The GPS metadata that are interesting us now are:
|GPS Version |
GPS Latitude Ref
GPS Longitude Ref
|GPS Satellites |
GPS Measurement Mode
GPS Degree of Precision
GPS Speed Ref
|GPS Track Ref |
GPS Image Direction Ref
GPS Image Direction
GPS Map Datum
GPS Destination Latitude Ref
|GPS Altitude |
|GPS Destination Latitude |
GPS Destination Longitude Ref
GPS Destination Longitude
GPS Destination Bearing Ref
GPS Destination Bearing
GPS Destination Distance Ref
|GPS Destination Distance |
GPS Processing Method Size
GPS Area Information Size
GPS Date Stamp
But there is more Metadata
Subject X Location
For your info, You may also be able to add IPTC (comments metadata) data to most picture in Picasa/Windows Vista
The software will add GPS data into each of your EXIF pictures. A nice feature also built in @trip PC is the ability to export your pictures to Flickr, Picasa and Google Earth/maps or to the Mobile Action online community @Trip
Travel and Sport logging
Depending on the kind of travel you are going to do, it is mandatory to connect the i-gotU&160; 200E to an USB port for configuration
Then you can based on profile usage, fine tune (manual mode) or not the tracking interval. It is basically setting how often you would like the GPS to record your position. Most of the time, you can use the following triggers:
- Based on time, every X seconds, a new GPS point will be saved,
- Based on speed, starting at speed X, a new GPS point will be saved,
- Both of the above.
The objective of all these settings is to avoid recording too many points, and as such flooding the internal memory with redundant positions. The graphical user interface is very intuitive, and quite pleasant to the eyes as seen in the screenshots below:
Slow walking tracking mode
Your device is now ready, depending on the recording speed, you may use it up to 80 hours.
Importing data back
To import you data back in the software, just connect your i-Got-U 200E to your PC. The software will ask for a name and then display your travel path in Google Maps. Below is a screenshot of a travel from Zurich to St Gall by train.
Export functions are just a click away
You can easily export to
- @trip online community server,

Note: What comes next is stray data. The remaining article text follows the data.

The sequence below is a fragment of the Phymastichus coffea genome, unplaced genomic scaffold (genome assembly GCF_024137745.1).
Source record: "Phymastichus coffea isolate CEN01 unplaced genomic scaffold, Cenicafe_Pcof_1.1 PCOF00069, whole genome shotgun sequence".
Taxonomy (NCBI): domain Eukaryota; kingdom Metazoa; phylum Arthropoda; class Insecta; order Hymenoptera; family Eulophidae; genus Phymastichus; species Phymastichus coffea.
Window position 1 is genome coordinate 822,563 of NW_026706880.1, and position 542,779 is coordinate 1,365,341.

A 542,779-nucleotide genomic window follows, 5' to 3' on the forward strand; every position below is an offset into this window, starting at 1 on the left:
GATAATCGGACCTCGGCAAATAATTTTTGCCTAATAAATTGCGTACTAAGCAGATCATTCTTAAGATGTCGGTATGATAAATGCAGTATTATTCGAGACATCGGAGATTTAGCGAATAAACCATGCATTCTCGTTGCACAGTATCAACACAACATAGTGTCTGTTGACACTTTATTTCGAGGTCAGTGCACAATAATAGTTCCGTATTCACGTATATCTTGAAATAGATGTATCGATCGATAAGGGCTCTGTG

- KML is a file format used to display geographic data in an Earth browser such as Google Earth, Google Maps, and Google Maps for mobile.
- KMZ are just zipped KML files.
Presentation of portal @trip
The community portal is located at http://www.a-trip.com/ and registration is free. It offer you a way to share your picture online along with your recorded GPS tracks.
The i-gotU GT-200E is one of the most accurate tracking devices I've ever tested. The unit uses the same high-performance GPS receiver found in other SiRF's 20-channel Star III receiver (Accurate to within about 5 meters).&160; The i-gotU GT-200E use SiRF's high performance GPS receiver for enhanced positioning indoors where GPS signals cannot penetrate, and Google Maps/Earth is a powerful combination that let you appreciate the&160; devices accuracy, ease of use, and reporting capabilities. I consider the price also to be quite cheap. The device itself sells online for around (59€ or 89 CHF), money well spent if you have a serious need to track/geo tag your pictures, compare to other proprietary GPS solution from Nikon GP-1 (152€ or 229 CHF) or Canon 3rd party hardware.
One the easiest interface to geo tag your pictures (I did use RoboGEO in the past)
- Proprietary USB power cable, better not loose it
- Accuracy of battery life indicator (a blinking led)
- An OLED screens would have been great to watch the internal status of memory or to switch from tracking point mode. But very few devices on the market are proposing such features anyway.
At this level of price versus functionalities, the choice is quite limited but you may want to consider other model from the same brand
i-gotU GT-120 (39 € or 59 CHF)